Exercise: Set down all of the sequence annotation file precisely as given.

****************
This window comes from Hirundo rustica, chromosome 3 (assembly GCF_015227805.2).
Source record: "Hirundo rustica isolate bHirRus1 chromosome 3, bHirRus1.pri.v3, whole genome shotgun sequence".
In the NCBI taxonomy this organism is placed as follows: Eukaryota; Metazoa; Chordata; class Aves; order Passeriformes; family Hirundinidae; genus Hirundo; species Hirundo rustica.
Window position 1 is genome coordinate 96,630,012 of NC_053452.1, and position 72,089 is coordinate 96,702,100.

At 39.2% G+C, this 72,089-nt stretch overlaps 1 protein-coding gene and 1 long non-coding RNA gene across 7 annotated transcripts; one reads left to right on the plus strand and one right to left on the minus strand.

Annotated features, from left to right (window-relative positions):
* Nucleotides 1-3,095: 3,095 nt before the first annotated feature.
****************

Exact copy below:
This window comes from Hirundo rustica, chromosome 3 (assembly GCF_015227805.2).
Source record: "Hirundo rustica isolate bHirRus1 chromosome 3, bHirRus1.pri.v3, whole genome shotgun sequence".
In the NCBI taxonomy this organism is placed as follows: Eukaryota; Metazoa; Chordata; class Aves; order Passeriformes; family Hirundinidae; genus Hirundo; species Hirundo rustica.
Window position 1 is genome coordinate 96,630,012 of NC_053452.1, and position 72,089 is coordinate 96,702,100.

At 39.2% G+C, this 72,089-nt stretch overlaps 1 protein-coding gene and 1 long non-coding RNA gene across 7 annotated transcripts; one reads left to right on the plus strand and one right to left on the minus strand.

Annotated features, from left to right (window-relative positions):
* Nucleotides 1-3,095: 3,095 nt before the first annotated feature.